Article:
2009 Pontiac G3
The 2009 Pontiac G3 is visually identical to the Chevy Aveo5 on the outside, but it costs $2,000 more.
The 2009 Pontiac G3 falls far short of conveying Pontiac’s catchphrase of delivering excitement, but considering the current economic climate, the fuel-sipping compact should raise some eyebrows.
“The G3 clearly isn't in line with the brand's sport-themed rep,” says Motor Trend. “But if the G3 helps Pontiac gain sales traction in the now all-important small-car segment, the decision to bring it here could turn out to be prudent one.”
The new G3 may experience identity problems, as it can easily be mistaken for the Chevy Aveo5. According to Cars.com, “from the side, the G3 looks identical to the Aveo5, down to its chrome side vents.” Additionally, “It also gets Pontiac's ubiquitous split grille and a unique bumper fascia and fog lamps.” Motor Trend says “the G3 differentiates itself from its Aveo relative through a slightly reworked front clip featuring the Pontiac trademark dual grille.” However, “the sides and rear of the car as well as the standard spoiler above its back window are identical to those on the Chevrolet variant,” comments Motor Trend.
The G3 is more expensive than the Aveo because the G3’s interior is proprietary. “The G3 gets its very own instrument cluster that's sportier looking than the Aveo5's and comes with chrome-ringed air vents,” reports Cars.com. Motor Trend concurs: “inside the cabin, available aluminum-colored trim adorns the dash and door side panels, while chrome rings outline the air vents. A new instrument cluster with a predominant central speedometer sits behind the Pontiac-branded steering wheel.”
“The 2009 Pontiac G3 is a five-door subcompact hatchback available in a single trim level,” says Edmunds.
2009 Pontiac G3
The 2009 Pontiac G3 is far from being a performance vehicle but neither is it a class leader in terms of fuel efficiency.
The 2009 Pontiac G3 is powered by a fuel-conscious 1.6-liter, four-cylinder engine. Edmunds reports that the G3 motor “generates 106 horsepower and 105 pound-feet of torque” and “is backed by a standard five-speed manual transmission or an optional four-speed automatic.” According to ConsumerGuide, the G3 is “quicker than one would expect, but no one will mistake these subcompacts for a sports car. The automatic transmission is relatively responsive, though saps a fair amount of what little power there is on tap.”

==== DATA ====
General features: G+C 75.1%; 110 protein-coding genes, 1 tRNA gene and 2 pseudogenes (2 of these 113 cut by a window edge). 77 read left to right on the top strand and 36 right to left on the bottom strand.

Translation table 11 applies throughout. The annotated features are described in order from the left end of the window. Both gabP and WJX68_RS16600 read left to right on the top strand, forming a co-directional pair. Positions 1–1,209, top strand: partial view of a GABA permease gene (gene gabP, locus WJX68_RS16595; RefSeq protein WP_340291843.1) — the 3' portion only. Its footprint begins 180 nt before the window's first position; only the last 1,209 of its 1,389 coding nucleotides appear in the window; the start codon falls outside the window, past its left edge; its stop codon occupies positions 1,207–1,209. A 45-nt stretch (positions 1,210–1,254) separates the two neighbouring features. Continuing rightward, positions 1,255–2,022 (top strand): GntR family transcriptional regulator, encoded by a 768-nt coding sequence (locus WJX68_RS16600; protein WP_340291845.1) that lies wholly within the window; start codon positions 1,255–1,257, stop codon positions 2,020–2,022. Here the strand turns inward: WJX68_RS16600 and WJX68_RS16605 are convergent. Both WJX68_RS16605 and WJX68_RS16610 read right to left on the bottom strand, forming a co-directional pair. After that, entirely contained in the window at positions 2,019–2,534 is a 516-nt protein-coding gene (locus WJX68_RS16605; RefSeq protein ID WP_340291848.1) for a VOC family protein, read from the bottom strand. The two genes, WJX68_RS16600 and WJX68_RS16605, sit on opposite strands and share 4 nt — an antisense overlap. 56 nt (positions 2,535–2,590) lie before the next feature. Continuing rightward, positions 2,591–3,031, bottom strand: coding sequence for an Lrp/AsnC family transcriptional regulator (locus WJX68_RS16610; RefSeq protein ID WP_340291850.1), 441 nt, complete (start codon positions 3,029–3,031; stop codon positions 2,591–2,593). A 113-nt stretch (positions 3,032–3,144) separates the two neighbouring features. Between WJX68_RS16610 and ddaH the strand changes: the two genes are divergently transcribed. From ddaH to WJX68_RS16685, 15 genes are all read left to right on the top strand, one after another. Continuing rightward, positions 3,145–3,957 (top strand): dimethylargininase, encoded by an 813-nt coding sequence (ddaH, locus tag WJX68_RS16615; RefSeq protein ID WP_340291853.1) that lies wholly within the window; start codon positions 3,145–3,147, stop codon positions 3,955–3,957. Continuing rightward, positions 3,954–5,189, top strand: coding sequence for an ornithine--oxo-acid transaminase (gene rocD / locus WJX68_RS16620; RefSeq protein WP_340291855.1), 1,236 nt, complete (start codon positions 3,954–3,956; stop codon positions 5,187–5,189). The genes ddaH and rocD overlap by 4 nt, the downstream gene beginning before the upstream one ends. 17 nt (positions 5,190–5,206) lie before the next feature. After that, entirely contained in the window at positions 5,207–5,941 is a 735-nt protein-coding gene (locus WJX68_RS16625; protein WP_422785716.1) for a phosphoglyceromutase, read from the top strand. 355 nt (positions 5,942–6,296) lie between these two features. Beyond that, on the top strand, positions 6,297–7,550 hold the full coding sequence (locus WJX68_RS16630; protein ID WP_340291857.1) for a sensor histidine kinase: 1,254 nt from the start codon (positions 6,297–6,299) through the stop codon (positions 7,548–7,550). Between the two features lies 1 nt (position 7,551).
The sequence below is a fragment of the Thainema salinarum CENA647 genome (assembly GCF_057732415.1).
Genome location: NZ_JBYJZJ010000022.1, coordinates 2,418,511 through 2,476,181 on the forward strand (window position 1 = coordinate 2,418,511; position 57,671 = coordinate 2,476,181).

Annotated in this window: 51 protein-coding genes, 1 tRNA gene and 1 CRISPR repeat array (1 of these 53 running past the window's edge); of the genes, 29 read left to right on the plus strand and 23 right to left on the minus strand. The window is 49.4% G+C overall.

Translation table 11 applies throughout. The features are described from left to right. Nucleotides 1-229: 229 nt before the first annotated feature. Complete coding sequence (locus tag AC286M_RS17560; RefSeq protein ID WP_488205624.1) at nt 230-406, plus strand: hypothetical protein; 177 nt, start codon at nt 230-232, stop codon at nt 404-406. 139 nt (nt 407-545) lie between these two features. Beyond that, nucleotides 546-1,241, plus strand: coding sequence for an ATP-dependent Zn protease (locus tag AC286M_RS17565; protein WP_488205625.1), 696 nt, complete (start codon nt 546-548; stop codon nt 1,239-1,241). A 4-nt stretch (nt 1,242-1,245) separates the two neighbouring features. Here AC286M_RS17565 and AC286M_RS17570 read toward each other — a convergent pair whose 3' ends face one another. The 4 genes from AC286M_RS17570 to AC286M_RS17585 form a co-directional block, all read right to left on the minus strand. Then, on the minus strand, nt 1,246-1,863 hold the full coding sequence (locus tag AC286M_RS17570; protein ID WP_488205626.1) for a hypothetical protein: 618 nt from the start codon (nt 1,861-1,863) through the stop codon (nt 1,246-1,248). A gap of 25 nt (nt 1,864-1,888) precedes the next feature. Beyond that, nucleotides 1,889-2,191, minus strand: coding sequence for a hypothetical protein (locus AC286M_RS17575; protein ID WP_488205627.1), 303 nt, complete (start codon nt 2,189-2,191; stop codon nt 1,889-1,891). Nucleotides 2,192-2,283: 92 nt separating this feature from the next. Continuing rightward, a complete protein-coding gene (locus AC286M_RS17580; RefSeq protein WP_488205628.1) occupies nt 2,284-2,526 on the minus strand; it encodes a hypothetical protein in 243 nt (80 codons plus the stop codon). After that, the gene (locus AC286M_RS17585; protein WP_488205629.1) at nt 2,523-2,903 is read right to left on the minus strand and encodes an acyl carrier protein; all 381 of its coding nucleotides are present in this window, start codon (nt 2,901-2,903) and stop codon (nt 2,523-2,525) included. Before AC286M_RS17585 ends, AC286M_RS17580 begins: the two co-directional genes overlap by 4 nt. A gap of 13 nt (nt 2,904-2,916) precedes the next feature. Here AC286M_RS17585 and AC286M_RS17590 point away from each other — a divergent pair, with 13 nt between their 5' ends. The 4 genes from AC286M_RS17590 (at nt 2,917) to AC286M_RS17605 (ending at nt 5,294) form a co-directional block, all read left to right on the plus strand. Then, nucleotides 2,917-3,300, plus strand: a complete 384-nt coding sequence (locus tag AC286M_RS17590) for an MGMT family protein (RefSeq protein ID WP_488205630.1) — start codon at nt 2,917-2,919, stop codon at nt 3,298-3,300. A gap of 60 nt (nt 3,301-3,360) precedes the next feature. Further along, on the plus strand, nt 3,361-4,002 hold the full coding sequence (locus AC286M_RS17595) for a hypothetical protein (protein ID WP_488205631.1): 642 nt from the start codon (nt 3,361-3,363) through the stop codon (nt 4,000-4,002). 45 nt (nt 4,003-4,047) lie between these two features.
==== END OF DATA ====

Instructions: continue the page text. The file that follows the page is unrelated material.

ConsumerGuide observes that the G3 is “nimble enough due to its petite size and responsive steering, though some testers say steering effort is a bit heavy at low speeds. They add that, “like Aveo, G3's body leans more in turns than class rivals. The brakes provide decent stopping control but are nothing special in terms of pedal feel.”
Edmunds says, “While the Pontiac G3 doesn't provide much in the way of vehicular entertainment, it's a respectable ride for knocking out errands or engaging the daily commute." Edmunds adds, "Though the five-speed is rated as slightly more economical around town, its ratios are overly wide, and it's not especially pleasant to operate.”
Regarding fuel efficiency, ConsumerGuide isn’t impressed, noting that comparable Aveo5 models "with the automatic averaged 28.3-28.7 mpg…These figures are not impressive for the class.” Motor Trend also finds discrepancies with Pontiac’s claim of fuel efficiency: “Surprisingly, despite its small size and miserly engine, the G3 won't be the most frugal Pontiac on the highways when it arrives in Pontiac showrooms. Pontiac lists the base G5 coupe at 37 mpg highway.”
2009 Pontiac G3
Comfort & Quality
The 2009 Pontiac G3 features an inviting interior and a comfortable ride.
The 2009 Pontiac G3 scores well for the comfort and quality if offers at the price range in which it exists. “A solid body structure imparts an absorbent ride. Only large, sharp bumps trigger pounding through the suspension,” says ConsumerGuide.